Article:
First of all, I'm pretty sure this is what the Mayans predicted.
Secondly, it only took DVD a mere three weeks to kill off VHS. And, by comparison, 12 years before killing off the CD seems like a long time. Almost as if it'd never happen. But even though it may have gotten off to a rocky start, nowadays all anybody ever buys is DVD-Audio. The only people left buying CDs are old ladies who pick up the latest Greyson Chance album at the local JCPenney checkout counter. The CD was good, but it's time to put it out to pasture now that we've got something better.
In 2010 the total music revenue in North America was:
$6,850M = All music revenue from consumers
$2,238M = All digital download sales to consumers
$3,518M = All physical media sales to consumers
$250M = Subscriptions (mobile and streaming) to consumers
So, while the industry is struggling with lower sales, it isn't as bad as you guys make it out to be above. The consumer is shifting buying habits away from physical media to downloaded digital content. Since digital overhead and costs are much lower for labels, the lower revenue numbers do not inherently mean lower profits for digital downloads.
Despite the fact that LP sales are at about $$87M in 2010 the labels did not completely give up on LPs. Sure, you have a limited selection of vinyl albums to choose from, but the artists can offer LPs if they want. You may see certain short term pop artists start abandoning CDs, but that isn't very likely yet. However, when making a recording, the label agent may ask the artists if they really want a CD or not - making it a choice to offer CDs rather than just assuming there will always be a CD.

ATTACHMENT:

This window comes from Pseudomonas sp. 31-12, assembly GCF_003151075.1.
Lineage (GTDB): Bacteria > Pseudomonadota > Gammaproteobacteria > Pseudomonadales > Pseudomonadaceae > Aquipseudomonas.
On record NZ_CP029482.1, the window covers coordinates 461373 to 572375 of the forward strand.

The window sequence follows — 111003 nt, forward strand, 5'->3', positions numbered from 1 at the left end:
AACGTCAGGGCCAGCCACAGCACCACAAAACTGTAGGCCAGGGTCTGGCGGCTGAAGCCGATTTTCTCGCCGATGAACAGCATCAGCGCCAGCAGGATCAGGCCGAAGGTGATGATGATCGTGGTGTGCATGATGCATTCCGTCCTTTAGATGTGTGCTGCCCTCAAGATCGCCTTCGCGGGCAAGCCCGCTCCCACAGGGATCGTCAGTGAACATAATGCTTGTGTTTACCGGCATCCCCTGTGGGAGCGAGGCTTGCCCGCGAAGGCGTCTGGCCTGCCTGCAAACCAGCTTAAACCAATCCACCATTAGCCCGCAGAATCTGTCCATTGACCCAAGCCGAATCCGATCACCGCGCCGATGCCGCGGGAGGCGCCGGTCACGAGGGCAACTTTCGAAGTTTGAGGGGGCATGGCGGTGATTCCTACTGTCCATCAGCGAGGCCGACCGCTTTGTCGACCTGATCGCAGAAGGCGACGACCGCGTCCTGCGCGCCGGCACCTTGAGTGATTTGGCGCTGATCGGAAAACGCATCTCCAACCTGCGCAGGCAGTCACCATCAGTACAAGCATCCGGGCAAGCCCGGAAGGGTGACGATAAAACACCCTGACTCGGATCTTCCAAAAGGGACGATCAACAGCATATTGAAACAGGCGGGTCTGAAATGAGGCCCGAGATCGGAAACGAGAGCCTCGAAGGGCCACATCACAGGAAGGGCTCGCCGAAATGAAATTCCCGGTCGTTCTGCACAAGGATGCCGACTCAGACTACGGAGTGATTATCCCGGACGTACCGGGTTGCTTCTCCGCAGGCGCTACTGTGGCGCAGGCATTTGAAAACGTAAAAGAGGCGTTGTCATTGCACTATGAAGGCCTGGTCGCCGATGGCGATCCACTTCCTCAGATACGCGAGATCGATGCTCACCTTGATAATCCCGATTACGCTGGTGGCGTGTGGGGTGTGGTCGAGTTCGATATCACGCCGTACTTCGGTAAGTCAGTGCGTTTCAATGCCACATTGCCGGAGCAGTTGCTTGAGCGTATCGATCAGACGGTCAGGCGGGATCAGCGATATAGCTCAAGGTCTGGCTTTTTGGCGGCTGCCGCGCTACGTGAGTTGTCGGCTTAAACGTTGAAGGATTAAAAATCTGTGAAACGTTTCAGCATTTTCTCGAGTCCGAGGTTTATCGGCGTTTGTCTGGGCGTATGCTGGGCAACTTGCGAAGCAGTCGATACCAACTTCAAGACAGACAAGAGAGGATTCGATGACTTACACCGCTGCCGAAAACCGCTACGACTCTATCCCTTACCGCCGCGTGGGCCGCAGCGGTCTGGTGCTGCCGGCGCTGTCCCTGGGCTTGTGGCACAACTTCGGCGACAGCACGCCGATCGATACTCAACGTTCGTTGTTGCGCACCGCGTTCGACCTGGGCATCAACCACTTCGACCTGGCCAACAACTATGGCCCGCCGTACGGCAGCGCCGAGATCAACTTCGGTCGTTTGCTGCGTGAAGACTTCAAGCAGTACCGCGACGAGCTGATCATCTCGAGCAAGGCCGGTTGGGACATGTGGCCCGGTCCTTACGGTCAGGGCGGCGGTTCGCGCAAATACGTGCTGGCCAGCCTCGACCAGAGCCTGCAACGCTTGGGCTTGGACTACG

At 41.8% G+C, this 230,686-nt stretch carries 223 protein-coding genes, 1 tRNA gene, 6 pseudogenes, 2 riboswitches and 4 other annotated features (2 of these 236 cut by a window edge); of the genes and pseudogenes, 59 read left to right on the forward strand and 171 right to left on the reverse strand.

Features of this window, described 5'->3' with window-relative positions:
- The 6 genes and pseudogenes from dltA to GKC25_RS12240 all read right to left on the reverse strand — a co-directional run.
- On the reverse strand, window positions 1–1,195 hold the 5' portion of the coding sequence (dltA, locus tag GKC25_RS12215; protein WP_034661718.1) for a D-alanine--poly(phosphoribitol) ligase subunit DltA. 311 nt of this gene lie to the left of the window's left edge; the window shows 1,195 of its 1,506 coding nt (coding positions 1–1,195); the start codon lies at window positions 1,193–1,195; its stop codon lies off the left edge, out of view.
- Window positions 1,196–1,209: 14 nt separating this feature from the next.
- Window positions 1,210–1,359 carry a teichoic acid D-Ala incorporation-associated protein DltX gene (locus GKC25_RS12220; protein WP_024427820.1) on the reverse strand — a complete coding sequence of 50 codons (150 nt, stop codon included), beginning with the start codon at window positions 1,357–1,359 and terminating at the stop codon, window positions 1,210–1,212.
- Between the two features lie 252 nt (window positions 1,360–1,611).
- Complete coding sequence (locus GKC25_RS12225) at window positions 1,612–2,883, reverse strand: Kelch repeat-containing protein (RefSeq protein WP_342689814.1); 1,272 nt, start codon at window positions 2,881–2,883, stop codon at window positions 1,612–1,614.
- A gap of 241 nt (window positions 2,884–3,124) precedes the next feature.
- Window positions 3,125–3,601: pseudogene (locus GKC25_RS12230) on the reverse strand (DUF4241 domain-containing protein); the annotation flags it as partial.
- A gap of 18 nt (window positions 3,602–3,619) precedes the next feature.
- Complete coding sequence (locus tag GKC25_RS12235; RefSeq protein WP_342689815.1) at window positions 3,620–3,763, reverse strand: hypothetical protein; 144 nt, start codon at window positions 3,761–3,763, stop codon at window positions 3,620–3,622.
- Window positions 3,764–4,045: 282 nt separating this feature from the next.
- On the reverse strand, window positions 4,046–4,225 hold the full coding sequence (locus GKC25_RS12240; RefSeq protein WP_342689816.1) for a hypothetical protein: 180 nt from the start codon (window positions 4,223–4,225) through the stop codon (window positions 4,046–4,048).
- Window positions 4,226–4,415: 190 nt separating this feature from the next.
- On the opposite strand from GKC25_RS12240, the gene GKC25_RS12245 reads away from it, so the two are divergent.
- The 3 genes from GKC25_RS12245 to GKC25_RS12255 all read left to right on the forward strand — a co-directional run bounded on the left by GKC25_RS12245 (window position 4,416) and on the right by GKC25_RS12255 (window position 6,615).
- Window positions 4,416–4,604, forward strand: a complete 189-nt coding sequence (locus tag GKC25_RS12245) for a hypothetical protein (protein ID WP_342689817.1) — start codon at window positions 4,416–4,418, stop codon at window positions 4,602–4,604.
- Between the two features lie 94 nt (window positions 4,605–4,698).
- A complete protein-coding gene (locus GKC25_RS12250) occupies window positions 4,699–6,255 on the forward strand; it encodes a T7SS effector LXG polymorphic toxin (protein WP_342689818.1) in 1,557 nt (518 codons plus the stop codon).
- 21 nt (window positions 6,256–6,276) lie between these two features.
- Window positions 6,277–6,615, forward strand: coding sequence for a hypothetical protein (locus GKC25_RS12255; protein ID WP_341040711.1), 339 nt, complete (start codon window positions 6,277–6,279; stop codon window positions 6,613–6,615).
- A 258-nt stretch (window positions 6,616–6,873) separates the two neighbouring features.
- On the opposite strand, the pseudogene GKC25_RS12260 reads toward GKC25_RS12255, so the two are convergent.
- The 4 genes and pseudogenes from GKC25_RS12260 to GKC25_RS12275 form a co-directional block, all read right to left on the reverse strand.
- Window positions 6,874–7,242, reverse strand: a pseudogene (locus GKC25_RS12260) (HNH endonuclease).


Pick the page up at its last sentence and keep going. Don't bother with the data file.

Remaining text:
What I fear, more than the death of the format, is the death of the long-form album format. In 2010 there were 1,162M singles sold for download but only 83M albums sold for download. If consumers abandon album purchases, why would the great artists even offer full, complete, and engaging song cycles in the album format. Imagine if operas were sold and performed by song rather than in 3 to 5 acts? Or books were sold as chapters or paragraphs?
If you want to know why music labels are necessary...
$5 billion – the estimated Global amount record companies invested in artists in 2009
$6.8 Billion - Total music sales in 2010 in North America
You see, the labels really do invest heavily in artists in order to ensure their success. When people think steal music is justified because the label is making too much money, they need to realize the investment it takes to get a punk kid with a guitar and a good idea to turn into a well versed performer with a hit record and an engaging show.
Below is an excellent research paper on the global digital music market, including real sales, revenues, costs, and such of working in the online digital music business. It takes into account piracy, lost jobs, the economy and everything. If you want a realistic perspective on what is really happening, this is one of the best single sources I have seen that covers online fairly.
I just tried to post a ton of stats I have on the US music industry so everyone can learn where the growth is, the decline is, and how pirating is still effecting the industry. But the site crashed and I lost 30 minutes of work. I am not inclined to repeat the effort.